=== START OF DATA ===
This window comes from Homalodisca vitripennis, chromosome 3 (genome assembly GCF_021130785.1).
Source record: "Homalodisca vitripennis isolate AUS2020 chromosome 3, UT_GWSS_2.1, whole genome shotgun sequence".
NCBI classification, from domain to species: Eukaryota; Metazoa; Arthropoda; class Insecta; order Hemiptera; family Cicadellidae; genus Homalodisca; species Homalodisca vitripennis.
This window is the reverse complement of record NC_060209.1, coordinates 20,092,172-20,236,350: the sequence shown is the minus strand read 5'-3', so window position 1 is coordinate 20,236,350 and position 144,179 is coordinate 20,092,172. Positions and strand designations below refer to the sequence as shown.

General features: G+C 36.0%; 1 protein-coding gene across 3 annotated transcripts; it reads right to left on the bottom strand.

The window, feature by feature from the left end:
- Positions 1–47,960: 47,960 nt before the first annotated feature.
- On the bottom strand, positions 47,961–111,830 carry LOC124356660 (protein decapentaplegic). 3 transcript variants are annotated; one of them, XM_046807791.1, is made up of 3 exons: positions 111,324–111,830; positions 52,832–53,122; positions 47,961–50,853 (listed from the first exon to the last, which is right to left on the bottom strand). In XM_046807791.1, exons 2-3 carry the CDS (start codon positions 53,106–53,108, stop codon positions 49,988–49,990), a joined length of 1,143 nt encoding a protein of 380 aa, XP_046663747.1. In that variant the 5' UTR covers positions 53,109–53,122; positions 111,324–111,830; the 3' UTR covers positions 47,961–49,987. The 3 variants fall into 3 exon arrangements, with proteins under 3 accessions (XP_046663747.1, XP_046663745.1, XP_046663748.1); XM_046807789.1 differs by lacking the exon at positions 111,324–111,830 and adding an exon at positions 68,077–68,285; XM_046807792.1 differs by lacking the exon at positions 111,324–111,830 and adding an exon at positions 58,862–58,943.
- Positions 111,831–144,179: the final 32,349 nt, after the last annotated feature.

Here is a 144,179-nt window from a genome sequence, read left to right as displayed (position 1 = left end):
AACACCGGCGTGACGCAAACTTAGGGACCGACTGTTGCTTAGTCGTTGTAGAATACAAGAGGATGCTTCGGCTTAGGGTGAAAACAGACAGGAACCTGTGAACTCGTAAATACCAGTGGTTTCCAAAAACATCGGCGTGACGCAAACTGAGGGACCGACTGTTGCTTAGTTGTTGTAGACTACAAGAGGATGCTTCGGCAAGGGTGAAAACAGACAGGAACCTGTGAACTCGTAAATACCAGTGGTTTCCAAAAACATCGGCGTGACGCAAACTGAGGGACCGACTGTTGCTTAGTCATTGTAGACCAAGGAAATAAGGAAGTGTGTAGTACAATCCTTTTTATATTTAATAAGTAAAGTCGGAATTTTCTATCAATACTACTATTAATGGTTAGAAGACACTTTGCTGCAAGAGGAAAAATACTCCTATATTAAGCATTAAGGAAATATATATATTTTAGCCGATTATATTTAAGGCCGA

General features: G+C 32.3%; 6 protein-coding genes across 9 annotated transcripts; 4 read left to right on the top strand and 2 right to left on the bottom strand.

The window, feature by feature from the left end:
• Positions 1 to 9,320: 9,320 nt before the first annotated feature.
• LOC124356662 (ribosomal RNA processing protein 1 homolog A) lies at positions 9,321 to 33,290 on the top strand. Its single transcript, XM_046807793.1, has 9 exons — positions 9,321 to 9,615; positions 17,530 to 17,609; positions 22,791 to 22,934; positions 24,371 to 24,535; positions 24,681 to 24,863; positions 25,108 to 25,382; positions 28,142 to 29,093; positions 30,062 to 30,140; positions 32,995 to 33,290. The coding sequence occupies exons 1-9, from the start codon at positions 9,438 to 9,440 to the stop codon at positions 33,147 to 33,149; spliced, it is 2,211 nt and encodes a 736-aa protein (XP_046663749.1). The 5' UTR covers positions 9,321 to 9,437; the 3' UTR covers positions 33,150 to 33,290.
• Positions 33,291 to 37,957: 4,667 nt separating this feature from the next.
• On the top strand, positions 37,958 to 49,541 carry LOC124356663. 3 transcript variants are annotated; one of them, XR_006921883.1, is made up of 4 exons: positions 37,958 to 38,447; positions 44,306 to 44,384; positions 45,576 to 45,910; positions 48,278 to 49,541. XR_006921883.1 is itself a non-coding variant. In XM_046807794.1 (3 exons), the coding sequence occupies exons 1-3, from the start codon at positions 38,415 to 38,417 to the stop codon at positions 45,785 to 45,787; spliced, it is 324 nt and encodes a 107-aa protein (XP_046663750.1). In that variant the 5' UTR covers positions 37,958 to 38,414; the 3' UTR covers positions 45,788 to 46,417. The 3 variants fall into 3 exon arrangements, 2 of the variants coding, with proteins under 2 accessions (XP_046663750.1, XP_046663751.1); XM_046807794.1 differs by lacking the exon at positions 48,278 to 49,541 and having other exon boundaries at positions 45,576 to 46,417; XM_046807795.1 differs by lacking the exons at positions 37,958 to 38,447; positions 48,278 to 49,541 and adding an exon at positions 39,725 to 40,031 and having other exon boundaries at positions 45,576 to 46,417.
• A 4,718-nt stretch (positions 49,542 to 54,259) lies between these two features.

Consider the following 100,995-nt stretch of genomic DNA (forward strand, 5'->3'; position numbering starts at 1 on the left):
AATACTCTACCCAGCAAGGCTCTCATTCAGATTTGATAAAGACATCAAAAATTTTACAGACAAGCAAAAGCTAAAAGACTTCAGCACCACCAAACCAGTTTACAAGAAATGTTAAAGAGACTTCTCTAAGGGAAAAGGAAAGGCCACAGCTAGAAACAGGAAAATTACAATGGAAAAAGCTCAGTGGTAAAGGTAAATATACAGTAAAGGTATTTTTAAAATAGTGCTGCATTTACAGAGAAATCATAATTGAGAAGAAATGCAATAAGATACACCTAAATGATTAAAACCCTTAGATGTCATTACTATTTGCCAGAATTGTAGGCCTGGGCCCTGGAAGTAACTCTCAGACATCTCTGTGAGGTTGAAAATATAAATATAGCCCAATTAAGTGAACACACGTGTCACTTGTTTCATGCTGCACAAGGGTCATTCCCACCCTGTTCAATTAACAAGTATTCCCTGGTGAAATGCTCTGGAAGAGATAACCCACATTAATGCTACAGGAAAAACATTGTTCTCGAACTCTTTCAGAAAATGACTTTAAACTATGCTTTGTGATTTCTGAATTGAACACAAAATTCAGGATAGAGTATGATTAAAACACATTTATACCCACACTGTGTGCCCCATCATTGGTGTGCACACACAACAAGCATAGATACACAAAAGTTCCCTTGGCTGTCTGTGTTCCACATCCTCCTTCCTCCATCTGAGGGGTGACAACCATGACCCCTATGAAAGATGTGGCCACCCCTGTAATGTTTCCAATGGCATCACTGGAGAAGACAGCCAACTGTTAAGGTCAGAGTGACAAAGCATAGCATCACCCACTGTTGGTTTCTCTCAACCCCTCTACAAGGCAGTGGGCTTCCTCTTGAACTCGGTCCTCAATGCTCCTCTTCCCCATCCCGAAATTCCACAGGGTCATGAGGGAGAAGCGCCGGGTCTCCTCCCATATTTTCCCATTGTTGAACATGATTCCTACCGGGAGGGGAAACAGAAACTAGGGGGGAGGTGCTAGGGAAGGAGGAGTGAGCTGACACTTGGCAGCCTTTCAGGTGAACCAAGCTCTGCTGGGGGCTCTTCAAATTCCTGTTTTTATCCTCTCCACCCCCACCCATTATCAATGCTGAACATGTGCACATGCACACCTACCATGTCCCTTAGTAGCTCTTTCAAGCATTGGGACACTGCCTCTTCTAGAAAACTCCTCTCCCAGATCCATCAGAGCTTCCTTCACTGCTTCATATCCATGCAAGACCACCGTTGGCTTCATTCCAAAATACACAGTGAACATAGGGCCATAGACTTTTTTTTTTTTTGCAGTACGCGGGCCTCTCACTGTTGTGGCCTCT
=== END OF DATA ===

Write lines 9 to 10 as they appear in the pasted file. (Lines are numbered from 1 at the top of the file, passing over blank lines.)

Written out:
- Positions 111,831–144,179: the final 32,349 nt, after the last annotated feature.

Here is a 144,179-nt window from a genome sequence, read left to right as displayed (position 1 = left end):